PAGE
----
David Robertson led the orchestra in a performance both powerful and powerfully eerie. I thought the delicate moments of the score well-handled, with nicely judged details, especially from the woodwinds. Robertson was attentive to the singers, (and could often be seen mouthing the text of the libretto along with them.) The overall tone was meditative rather than urgent, but I thought it worked. The men of the Met chorus outdid themselves in excellence; the interval audience was abuzz with comments on their superlative performance. From the first, uncanny "Heave away, heave" to the final, inarticulate murmur of outrage, the chorus sang with excellent diction and powerful expression. Theirs was perhaps the standout performance of the evening. This was my first live Billy Budd, so perhaps those more familiar with the opera would say that it is inevitable for the chorus to emerge vividly as a collective protagonist, oppressed by the same systems which enable Billy's unjust execution... in any case, this struck me more powerfully than it ever had in listening to recordings.

Thursday, May 3, 2012

Goerne and Andsnes: Death (and life) at Carnegie Hall

To be perfectly frank, Gentle Readers, I went into Matthias Goerne's Tuesday night recital with some doubts as to how a program constructed using selections from the Rückert-Lieder, Des Knaben Wunderhorn, and the Kindertotenlieder, as well as Shostakovich's settings of Michaelangelo sonnets (Op. 145,) would work. In the event, Goerne and pianist Leif Ove Andsnes gave a bold, gripping, and ultimately haunting performance. Whether hallucinatory or bitterly realistic, these meditations on the transformations of death were beautifully realized by pianist and singer. I was repeatedly astonished--and fascinated--by Goerne's powerful and flexible instrument, and the variety of emotional colors found by Andsnes in the piano part. The Mahler selections I know relatively well; the Shostakovich I knew not at all; interwoven, they proved emotionally powerful and philosophically stimulating.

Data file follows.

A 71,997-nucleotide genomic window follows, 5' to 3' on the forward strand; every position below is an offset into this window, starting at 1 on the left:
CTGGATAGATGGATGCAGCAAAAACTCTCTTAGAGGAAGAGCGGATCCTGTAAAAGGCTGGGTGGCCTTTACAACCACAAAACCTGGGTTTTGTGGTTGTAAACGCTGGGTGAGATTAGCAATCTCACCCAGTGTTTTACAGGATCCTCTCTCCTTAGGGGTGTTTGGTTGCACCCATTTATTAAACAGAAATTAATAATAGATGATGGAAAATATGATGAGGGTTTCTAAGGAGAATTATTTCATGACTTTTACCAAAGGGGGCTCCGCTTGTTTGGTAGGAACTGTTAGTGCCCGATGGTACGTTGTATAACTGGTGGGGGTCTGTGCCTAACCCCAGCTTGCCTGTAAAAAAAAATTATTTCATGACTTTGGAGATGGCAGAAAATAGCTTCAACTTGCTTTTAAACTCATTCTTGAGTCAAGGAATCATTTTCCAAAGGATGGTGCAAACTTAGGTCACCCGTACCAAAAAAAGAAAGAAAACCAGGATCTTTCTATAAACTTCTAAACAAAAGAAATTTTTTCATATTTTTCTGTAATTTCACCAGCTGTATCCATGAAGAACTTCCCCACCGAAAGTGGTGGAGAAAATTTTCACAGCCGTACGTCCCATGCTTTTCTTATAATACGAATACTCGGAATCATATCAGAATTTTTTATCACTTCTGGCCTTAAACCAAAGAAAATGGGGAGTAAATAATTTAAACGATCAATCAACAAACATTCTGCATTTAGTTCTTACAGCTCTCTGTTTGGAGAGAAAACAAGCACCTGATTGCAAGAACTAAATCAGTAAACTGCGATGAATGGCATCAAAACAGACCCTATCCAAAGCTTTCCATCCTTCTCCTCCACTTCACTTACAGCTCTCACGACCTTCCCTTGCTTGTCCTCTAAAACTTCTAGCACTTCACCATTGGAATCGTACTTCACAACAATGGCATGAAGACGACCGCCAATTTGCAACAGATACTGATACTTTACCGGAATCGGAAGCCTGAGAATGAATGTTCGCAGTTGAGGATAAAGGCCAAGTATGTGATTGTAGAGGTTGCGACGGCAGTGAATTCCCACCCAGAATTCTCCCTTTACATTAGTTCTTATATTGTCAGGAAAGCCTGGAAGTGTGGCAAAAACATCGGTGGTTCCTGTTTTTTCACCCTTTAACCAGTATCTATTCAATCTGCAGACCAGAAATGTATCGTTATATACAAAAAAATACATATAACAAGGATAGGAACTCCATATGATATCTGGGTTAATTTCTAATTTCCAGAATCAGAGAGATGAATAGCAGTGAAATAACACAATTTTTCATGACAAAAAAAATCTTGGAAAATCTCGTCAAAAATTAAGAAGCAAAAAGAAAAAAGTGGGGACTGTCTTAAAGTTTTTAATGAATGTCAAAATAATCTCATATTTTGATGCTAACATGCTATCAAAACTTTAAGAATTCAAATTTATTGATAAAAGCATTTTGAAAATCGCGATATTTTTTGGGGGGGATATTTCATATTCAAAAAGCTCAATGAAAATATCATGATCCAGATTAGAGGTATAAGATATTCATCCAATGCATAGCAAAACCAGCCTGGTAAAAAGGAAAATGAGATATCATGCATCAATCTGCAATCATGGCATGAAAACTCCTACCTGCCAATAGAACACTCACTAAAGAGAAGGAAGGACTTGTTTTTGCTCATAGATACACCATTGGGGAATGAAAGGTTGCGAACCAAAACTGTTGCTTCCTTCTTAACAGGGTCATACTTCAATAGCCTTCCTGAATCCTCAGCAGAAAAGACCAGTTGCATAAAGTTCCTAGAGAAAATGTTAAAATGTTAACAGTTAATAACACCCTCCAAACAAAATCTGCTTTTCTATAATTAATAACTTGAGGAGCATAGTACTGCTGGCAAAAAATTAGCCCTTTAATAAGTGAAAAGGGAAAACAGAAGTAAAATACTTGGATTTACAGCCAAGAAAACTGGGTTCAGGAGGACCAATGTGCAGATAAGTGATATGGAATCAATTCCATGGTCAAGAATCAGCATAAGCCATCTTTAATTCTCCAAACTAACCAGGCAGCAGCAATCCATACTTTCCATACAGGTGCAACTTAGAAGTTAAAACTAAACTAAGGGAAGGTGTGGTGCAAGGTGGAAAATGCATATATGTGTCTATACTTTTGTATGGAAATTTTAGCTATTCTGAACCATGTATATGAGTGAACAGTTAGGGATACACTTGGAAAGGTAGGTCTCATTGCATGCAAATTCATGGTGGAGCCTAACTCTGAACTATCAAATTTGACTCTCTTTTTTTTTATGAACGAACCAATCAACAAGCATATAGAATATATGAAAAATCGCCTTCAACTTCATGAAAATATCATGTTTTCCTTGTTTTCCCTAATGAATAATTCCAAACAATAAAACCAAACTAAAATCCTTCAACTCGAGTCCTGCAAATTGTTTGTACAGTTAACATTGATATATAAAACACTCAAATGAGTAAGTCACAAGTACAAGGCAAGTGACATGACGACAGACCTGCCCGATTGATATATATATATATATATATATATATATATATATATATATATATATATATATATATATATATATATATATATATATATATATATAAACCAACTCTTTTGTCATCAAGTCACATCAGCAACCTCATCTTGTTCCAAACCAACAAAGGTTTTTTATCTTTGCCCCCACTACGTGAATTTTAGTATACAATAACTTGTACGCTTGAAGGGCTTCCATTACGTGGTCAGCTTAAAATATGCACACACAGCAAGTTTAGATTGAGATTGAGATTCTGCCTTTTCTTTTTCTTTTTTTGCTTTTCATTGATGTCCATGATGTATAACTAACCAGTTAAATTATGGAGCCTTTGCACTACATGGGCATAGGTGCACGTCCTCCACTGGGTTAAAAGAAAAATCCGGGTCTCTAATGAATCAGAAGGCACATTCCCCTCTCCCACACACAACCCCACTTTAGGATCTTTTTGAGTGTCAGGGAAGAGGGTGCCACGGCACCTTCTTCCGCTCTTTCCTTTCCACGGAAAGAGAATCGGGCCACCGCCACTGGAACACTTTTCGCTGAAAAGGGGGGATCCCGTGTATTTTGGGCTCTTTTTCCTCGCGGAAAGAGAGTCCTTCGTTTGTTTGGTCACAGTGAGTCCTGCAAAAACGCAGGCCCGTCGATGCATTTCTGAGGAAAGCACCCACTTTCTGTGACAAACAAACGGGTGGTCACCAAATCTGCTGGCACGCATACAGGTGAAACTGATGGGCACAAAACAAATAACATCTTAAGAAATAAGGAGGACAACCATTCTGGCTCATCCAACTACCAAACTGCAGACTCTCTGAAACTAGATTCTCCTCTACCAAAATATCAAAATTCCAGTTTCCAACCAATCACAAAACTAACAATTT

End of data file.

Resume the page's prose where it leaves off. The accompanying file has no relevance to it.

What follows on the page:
MAHLER "Ich atmet’ einen linden Duft"
SHOSTAKOVICH "Morning," Op. 145, No. 2
MAHLER "Wo die schönen Trompeten blasen"
SHOSTAKOVICH "Separation," Op. 145, No. 4
MAHLER "Es sungen drei Engel"
MAHLER "Das irdische Leben"
MAHLER "Nun seh’ ich wohl, warum so dunkle Flammen"
MAHLER "Wenn dein Mütterlein"
MAHLER "Urlicht"
SHOSTAKOVICH "Night," Op. 145, No. 9
MAHLER "Ich bin der Welt abhanden gekommen"
SHOSTAKOVICH "Immortality," Op. 45, No. 11
SHOSTAKOVICH "Dante," Op. 145, No. 6
MAHLER "Revelge"
SHOSTAKOVICH "Death," Op. 145, No. 10
MAHLER "Der Tamboursg'sell" 

The first four songs were dreamily meditative, tones of melancholy becoming increasingly prominent in "Wo die schönen Trompeten blasen" and "Separation." Goerne's use of text, and Andsnes' muted playing, suffused the final stanzas of the Mahler with a dreamlike awe. The influence of hymnody on "Es sungen drei Engel" was apparent in the style of Andsnes' playing, as well as the harmonies. The folktale shape of "Das irdische Leben" was belied by Goerne's dark, savage delivery, at a somewhat faster pace than I am accustomed to hearing. The last line, describing the child on the bier, was delivered not as an exclamation point, but as an expression of inconsolable disbelief that the unimaginable had happened. "Nun seh' ich wohl" was an aching threnody. Thereafter came another emotional turning point, with Andsnes' accompaniment for "Wenn dein Mütterlein" reminiscent of a Bach prelude in its clarity and purity. "Urlicht" was beautifully filled with silences, with Goerne's phrasing long, unstrained, suffused with deep longing, and deep confidence.